Osborne’s high-jacking of the “Living Wage” was his icing on what turned out to be a cow-pat (or was it bull s**t?). The report "Higher ground: who gains from the National Living Wage" by the Resolution Foundation points out what Osborne gave with one hand he took back and more with a wheelbarrow.
Cuts to working age benefits, which have mainly been the government subsidy for low paying employers, wiped out many times over what those on low pay gained from the new “National Living Wage”. The Resolution Foundation report states "The NLW only partially offsets the losses low-income households face after the Summer Budget". The graph below shows that this Summer Budget, with its National Living Wage, left the poorest 40% of households hundreds of pounds a year worse off representing a cut of up to 9% in their incomes. The richest 10% are also hundreds of pounds worse off but that represents a tiny fraction, less than 0.5%, of their incomes.
Not only did Osborne pick the pockets of the poor, he also managed to discombobulate employers with his National Living Wage caper. According to Gavyn Davies, hedge fund manager, former Goldman Sachs partner, and former chairman of the BBC, two thirds of corporate profits since 2008 have come from holding wages down:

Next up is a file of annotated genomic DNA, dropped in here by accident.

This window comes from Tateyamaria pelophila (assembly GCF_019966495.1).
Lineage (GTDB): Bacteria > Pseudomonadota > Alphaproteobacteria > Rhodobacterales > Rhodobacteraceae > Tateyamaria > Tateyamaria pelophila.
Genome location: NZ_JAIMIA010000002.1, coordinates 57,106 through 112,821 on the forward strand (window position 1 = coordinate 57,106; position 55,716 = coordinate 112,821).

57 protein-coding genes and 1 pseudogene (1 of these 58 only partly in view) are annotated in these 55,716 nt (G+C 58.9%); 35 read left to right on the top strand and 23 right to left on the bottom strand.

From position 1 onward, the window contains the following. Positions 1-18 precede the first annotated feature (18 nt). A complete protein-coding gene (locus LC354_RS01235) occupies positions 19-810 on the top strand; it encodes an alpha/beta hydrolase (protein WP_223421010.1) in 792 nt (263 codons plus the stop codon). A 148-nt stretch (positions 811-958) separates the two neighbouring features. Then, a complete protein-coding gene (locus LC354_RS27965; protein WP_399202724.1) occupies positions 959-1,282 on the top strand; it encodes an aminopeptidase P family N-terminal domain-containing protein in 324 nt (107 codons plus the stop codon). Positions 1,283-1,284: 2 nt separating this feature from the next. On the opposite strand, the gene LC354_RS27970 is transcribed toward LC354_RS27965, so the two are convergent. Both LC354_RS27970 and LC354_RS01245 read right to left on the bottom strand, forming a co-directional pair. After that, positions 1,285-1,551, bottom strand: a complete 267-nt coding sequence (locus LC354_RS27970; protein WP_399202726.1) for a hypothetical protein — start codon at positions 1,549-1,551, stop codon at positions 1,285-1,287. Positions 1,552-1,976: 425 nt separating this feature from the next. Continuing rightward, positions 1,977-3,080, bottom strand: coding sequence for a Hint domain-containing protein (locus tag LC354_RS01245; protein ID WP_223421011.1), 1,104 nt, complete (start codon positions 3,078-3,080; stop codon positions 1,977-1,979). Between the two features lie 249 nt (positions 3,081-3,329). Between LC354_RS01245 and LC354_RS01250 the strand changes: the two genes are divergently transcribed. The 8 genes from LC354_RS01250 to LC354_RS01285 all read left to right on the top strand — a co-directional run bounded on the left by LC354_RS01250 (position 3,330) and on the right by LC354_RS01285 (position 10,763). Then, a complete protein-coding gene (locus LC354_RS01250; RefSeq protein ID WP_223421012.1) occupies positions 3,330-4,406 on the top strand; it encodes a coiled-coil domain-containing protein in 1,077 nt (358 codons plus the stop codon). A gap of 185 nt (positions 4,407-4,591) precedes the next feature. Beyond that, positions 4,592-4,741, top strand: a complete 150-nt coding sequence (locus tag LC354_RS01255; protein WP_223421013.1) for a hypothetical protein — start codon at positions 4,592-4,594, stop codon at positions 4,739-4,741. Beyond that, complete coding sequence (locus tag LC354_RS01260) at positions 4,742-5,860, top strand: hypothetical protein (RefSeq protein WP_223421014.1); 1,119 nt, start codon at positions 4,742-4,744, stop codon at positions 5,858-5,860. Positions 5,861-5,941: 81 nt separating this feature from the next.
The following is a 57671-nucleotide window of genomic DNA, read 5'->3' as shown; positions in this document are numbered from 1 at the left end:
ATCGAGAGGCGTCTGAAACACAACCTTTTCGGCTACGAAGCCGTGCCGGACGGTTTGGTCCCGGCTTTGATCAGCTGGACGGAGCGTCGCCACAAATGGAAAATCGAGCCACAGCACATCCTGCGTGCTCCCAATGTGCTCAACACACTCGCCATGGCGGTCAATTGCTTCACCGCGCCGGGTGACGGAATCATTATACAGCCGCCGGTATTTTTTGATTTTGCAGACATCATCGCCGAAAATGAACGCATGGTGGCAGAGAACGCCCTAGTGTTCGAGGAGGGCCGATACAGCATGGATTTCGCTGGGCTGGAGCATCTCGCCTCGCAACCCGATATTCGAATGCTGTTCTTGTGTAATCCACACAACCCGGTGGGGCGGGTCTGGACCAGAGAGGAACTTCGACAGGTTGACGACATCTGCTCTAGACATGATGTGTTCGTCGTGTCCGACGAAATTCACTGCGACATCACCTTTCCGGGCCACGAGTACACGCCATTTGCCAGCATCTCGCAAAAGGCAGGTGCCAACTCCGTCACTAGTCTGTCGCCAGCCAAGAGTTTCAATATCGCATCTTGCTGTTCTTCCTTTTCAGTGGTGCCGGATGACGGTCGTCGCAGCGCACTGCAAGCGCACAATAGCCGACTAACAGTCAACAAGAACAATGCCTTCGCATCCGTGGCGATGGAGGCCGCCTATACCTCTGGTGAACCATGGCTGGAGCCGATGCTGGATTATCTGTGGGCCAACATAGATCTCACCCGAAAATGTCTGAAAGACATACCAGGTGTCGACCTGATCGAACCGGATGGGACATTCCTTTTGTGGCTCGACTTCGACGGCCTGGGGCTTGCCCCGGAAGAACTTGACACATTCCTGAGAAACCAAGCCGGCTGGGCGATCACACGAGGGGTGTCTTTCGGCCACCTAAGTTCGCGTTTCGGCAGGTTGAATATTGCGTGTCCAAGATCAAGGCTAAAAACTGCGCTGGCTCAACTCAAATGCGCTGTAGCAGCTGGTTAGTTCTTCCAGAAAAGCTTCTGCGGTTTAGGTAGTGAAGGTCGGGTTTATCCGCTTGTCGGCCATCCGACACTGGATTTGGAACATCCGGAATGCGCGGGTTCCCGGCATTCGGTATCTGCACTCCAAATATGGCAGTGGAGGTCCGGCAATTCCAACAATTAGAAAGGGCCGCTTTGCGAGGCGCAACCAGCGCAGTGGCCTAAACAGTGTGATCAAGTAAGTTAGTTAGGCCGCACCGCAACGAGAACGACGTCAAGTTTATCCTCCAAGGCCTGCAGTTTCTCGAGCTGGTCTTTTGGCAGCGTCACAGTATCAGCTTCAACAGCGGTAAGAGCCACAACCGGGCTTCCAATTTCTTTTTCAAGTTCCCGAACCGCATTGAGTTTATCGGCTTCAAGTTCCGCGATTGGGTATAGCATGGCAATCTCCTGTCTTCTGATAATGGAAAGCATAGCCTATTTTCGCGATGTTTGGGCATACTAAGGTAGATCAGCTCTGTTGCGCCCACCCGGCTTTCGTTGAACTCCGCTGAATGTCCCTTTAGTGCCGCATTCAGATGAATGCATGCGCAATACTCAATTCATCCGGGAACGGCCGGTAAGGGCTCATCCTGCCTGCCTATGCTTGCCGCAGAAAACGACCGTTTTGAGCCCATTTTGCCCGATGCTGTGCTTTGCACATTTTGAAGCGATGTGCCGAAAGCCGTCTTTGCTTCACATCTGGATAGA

"[If the] decline in the wage share had not occurred, and everything else had (implausibly) stayed the same, then gross profits in the developed economies would have been about one-third lower than they are today and net profits (after depreciation) would have been about two-thirds lower."
From this we can understand the bleating about the cost of National Living Wage from top executives of the care sector and the retail and relaxation industries. They fear the profits in their pockets may leak back to their staff in higher wages.
The President of the Institute of Chartered Accountants chimed in with a piece for the CityAM newspaper titled “The National Living Wage could make eradicating the deficit a three Parliament problem”. He provides a reminder that the way things are the prosperity of the nation depends greatly on the poverty of the poor.
But things only stay the way they are until they change.
The Tories comfort themselves that Corbyn as Labour leader is absurd. The Spanish author Miguel de Cervantes, author of the novel Don Quixote, wrote: "To attain the impossible one must attempt the absurd".
Another author, Arthur C. Clarke, commented on the evolution of revolution:
"Every revolutionary idea seems to evoke three stages of reaction. They may be summed up by the phrases: (1) It’s completely impossible.
(2) It’s possible, but it’s not worth doing.
(3) I said it was a good idea all along."
Perhaps this is how it will be with those Labour MPs who scurried for cover for fear of Corbyn's "impossible dream".
For a political balance that provides representation for the widest range of people in Britain it was necessary for Labour to move back to the Left. Will Jeremy Corbyn have what it takes to bring positive change first from opposition and perhaps later from power? Now we will have a chance to see. But even if he doesn't, cracks are surfacing in the self-serving assumption of the few that the left-behind are happy to be left behind.